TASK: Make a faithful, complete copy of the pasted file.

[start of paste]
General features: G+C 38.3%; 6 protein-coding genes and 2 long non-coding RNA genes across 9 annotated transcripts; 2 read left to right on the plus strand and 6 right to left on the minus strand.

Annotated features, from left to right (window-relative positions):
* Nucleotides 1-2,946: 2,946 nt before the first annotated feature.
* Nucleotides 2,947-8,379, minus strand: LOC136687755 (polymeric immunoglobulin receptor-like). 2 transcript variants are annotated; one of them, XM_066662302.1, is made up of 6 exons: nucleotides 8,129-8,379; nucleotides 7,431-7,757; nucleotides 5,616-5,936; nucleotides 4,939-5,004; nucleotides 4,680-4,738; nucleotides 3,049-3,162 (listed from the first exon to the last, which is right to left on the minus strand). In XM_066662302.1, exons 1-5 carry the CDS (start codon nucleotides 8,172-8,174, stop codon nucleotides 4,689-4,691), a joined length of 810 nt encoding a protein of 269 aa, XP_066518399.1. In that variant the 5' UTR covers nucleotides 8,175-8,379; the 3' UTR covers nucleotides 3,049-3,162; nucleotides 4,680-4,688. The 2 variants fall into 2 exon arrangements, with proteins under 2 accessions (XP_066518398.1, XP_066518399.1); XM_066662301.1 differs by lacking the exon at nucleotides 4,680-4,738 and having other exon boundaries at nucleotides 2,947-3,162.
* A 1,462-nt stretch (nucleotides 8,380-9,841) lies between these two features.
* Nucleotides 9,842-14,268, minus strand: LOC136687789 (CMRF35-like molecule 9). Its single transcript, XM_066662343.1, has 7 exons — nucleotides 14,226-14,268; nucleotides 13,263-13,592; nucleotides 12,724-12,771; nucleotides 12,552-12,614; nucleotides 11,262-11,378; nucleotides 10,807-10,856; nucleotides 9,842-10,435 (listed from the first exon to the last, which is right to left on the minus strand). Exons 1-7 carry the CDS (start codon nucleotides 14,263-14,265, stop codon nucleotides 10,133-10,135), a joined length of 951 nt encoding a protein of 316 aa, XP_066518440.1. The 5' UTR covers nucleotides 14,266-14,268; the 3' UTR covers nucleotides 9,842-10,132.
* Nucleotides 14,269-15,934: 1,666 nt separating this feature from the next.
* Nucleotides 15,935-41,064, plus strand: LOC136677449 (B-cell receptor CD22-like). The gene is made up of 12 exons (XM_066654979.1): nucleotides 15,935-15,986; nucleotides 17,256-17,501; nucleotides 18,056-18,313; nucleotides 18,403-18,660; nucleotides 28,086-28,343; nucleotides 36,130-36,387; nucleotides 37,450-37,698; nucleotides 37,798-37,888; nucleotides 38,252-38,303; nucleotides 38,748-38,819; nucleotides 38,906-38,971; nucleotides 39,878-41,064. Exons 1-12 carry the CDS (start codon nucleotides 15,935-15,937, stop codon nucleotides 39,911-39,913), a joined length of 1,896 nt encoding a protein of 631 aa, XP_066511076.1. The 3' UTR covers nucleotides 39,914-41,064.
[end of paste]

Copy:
General features: G+C 38.3%; 6 protein-coding genes and 2 long non-coding RNA genes across 9 annotated transcripts; 2 read left to right on the plus strand and 6 right to left on the minus strand.

Annotated features, from left to right (window-relative positions):
* Nucleotides 1-2,946: 2,946 nt before the first annotated feature.
* Nucleotides 2,947-8,379, minus strand: LOC136687755 (polymeric immunoglobulin receptor-like). 2 transcript variants are annotated; one of them, XM_066662302.1, is made up of 6 exons: nucleotides 8,129-8,379; nucleotides 7,431-7,757; nucleotides 5,616-5,936; nucleotides 4,939-5,004; nucleotides 4,680-4,738; nucleotides 3,049-3,162 (listed from the first exon to the last, which is right to left on the minus strand). In XM_066662302.1, exons 1-5 carry the CDS (start codon nucleotides 8,172-8,174, stop codon nucleotides 4,689-4,691), a joined length of 810 nt encoding a protein of 269 aa, XP_066518399.1. In that variant the 5' UTR covers nucleotides 8,175-8,379; the 3' UTR covers nucleotides 3,049-3,162; nucleotides 4,680-4,688. The 2 variants fall into 2 exon arrangements, with proteins under 2 accessions (XP_066518398.1, XP_066518399.1); XM_066662301.1 differs by lacking the exon at nucleotides 4,680-4,738 and having other exon boundaries at nucleotides 2,947-3,162.
* A 1,462-nt stretch (nucleotides 8,380-9,841) lies between these two features.
* Nucleotides 9,842-14,268, minus strand: LOC136687789 (CMRF35-like molecule 9). Its single transcript, XM_066662343.1, has 7 exons — nucleotides 14,226-14,268; nucleotides 13,263-13,592; nucleotides 12,724-12,771; nucleotides 12,552-12,614; nucleotides 11,262-11,378; nucleotides 10,807-10,856; nucleotides 9,842-10,435 (listed from the first exon to the last, which is right to left on the minus strand). Exons 1-7 carry the CDS (start codon nucleotides 14,263-14,265, stop codon nucleotides 10,133-10,135), a joined length of 951 nt encoding a protein of 316 aa, XP_066518440.1. The 5' UTR covers nucleotides 14,266-14,268; the 3' UTR covers nucleotides 9,842-10,132.
* Nucleotides 14,269-15,934: 1,666 nt separating this feature from the next.
* Nucleotides 15,935-41,064, plus strand: LOC136677449 (B-cell receptor CD22-like). The gene is made up of 12 exons (XM_066654979.1): nucleotides 15,935-15,986; nucleotides 17,256-17,501; nucleotides 18,056-18,313; nucleotides 18,403-18,660; nucleotides 28,086-28,343; nucleotides 36,130-36,387; nucleotides 37,450-37,698; nucleotides 37,798-37,888; nucleotides 38,252-38,303; nucleotides 38,748-38,819; nucleotides 38,906-38,971; nucleotides 39,878-41,064. Exons 1-12 carry the CDS (start codon nucleotides 15,935-15,937, stop codon nucleotides 39,911-39,913), a joined length of 1,896 nt encoding a protein of 631 aa, XP_066511076.1. The 3' UTR covers nucleotides 39,914-41,064.